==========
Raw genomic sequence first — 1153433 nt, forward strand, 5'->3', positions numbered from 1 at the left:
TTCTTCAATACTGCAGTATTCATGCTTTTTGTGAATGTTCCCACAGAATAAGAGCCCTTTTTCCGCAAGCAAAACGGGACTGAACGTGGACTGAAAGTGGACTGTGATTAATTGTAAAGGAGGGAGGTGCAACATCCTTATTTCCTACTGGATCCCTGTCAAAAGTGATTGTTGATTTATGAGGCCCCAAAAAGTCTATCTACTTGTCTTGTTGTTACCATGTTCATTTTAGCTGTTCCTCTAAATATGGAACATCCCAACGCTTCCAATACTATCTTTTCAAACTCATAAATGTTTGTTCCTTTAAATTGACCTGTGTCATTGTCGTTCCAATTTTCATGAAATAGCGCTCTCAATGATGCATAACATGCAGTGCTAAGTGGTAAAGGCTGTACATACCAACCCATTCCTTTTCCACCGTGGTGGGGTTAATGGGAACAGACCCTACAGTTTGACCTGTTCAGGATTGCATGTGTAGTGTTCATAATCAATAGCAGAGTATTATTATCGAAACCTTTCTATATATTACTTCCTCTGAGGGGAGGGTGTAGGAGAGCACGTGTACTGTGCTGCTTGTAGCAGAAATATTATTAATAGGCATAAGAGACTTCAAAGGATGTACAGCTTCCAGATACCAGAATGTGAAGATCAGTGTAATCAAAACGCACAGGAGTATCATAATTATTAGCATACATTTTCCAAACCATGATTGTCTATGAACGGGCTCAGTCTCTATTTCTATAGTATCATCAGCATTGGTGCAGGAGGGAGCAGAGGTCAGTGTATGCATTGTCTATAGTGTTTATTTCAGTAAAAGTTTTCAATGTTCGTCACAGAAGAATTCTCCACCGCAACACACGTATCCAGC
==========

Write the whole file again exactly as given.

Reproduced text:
Raw genomic sequence first — 1153433 nt, forward strand, 5'->3', positions numbered from 1 at the left:
TTCTTCAATACTGCAGTATTCATGCTTTTTGTGAATGTTCCCACAGAATAAGAGCCCTTTTTCCGCAAGCAAAACGGGACTGAACGTGGACTGAAAGTGGACTGTGATTAATTGTAAAGGAGGGAGGTGCAACATCCTTATTTCCTACTGGATCCCTGTCAAAAGTGATTGTTGATTTATGAGGCCCCAAAAAGTCTATCTACTTGTCTTGTTGTTACCATGTTCATTTTAGCTGTTCCTCTAAATATGGAACATCCCAACGCTTCCAATACTATCTTTTCAAACTCATAAATGTTTGTTCCTTTAAATTGACCTGTGTCATTGTCGTTCCAATTTTCATGAAATAGCGCTCTCAATGATGCATAACATGCAGTGCTAAGTGGTAAAGGCTGTACATACCAACCCATTCCTTTTCCACCGTGGTGGGGTTAATGGGAACAGACCCTACAGTTTGACCTGTTCAGGATTGCATGTGTAGTGTTCATAATCAATAGCAGAGTATTATTATCGAAACCTTTCTATATATTACTTCCTCTGAGGGGAGGGTGTAGGAGAGCACGTGTACTGTGCTGCTTGTAGCAGAAATATTATTAATAGGCATAAGAGACTTCAAAGGATGTACAGCTTCCAGATACCAGAATGTGAAGATCAGTGTAATCAAAACGCACAGGAGTATCATAATTATTAGCATACATTTTCCAAACCATGATTGTCTATGAACGGGCTCAGTCTCTATTTCTATAGTATCATCAGCATTGGTGCAGGAGGGAGCAGAGGTCAGTGTATGCATTGTCTATAGTGTTTATTTCAGTAAAAGTTTTCAATGTTCGTCACAGAAGAATTCTCCACCGCAACACACGTATCCAGC